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Radiographics. 2000 Nov-Dec;20(6):1539-49.

MR imaging of cervical carcinoma: a practical staging approach.

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1
Department of Radiology, CHUM, Hôpital Notre-Dame, 1560 Sherbrooke Est, Montréal, Québec, Canada. vnicolet@videotron.ca

Abstract

Cervical carcinoma is the third most common gynecologic malignancy and is typically seen in younger women, often with serious consequences. The International Federation of Gynecology and Obstetrics (FIGO) staging system provides worldwide epidemiologic and treatment response statistics. However, there are significant inaccuracies in the FIGO staging system, and magnetic resonance (MR) imaging, although not included in that system, is now widely accepted as optimal for evaluation of important prognostic factors such as lesion volume and metastatic lymph node involvement that will help determine the treatment strategy. MR imaging examination obviates the use of invasive procedures such as cystoscopy and proctoscopy, especially when there is no evidence of local extension. Brachytherapy and external beam therapy are optimized with MR imaging evaluation of the shape and direction of lesion growth. In general, T2-weighted MR imaging more clearly delineates cervical carcinoma and is preferred for evaluation of the lymph nodes. Dynamic gadolinium-enhanced T1-weighted imaging may help identify smaller tumors, detect or confirm invasion of adjacent organs, and identify fistulous tracts. MR imaging staging, when available, is invaluable for identifying important prognostic factors and optimizing treatment strategies.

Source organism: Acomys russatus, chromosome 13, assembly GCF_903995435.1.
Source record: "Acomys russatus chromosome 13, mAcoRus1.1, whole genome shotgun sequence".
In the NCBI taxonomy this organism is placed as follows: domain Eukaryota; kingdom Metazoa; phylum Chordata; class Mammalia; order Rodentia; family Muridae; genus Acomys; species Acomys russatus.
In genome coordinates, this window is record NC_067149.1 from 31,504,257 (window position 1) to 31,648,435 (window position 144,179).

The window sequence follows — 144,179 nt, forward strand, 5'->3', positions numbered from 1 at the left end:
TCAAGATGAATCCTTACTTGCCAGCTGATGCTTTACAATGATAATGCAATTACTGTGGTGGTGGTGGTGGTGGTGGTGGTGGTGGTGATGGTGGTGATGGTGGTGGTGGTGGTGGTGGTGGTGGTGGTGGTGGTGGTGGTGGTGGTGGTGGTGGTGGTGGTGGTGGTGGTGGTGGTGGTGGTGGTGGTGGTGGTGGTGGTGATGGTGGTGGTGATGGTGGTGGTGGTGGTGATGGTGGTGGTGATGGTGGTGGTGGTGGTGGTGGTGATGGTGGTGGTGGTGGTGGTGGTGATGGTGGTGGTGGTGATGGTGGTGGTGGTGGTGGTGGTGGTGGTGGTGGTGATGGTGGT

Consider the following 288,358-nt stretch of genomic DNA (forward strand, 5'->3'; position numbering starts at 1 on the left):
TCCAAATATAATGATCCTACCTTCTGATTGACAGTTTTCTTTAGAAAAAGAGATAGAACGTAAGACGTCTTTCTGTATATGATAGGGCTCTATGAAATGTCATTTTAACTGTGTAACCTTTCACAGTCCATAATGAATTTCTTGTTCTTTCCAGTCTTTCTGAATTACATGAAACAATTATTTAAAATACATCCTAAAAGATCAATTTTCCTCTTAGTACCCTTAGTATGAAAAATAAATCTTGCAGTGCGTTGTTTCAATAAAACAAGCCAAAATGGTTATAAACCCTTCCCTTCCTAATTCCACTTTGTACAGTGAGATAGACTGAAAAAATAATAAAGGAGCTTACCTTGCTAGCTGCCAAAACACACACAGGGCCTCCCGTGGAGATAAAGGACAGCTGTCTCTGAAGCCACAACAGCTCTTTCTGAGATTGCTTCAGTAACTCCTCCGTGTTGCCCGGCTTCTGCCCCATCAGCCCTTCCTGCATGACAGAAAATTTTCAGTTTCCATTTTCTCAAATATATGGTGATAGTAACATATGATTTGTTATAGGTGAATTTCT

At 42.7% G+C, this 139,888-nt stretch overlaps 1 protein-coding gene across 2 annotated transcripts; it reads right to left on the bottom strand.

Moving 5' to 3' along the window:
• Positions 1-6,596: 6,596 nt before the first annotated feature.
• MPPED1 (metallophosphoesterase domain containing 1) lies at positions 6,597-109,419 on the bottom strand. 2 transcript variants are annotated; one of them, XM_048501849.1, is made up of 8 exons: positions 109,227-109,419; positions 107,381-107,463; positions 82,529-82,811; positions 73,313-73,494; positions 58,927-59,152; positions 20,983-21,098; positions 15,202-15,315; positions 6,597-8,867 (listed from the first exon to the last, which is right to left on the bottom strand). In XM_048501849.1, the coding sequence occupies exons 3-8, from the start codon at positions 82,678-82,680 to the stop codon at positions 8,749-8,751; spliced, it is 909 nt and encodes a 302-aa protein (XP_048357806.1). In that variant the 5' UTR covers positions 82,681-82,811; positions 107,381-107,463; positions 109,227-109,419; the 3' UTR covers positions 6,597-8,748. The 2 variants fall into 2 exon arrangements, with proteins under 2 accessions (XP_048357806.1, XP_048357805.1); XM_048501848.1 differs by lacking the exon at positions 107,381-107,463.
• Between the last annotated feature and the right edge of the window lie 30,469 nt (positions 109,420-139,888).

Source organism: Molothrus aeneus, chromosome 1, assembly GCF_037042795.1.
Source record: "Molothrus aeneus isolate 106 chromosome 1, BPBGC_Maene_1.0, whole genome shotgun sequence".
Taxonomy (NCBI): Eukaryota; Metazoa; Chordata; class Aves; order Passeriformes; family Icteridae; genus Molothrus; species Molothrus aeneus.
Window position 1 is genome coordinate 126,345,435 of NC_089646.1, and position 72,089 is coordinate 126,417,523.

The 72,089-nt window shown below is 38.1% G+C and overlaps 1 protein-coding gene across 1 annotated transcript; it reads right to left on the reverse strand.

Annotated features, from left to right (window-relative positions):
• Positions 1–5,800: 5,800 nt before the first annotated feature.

[Indexed for MEDLINE]

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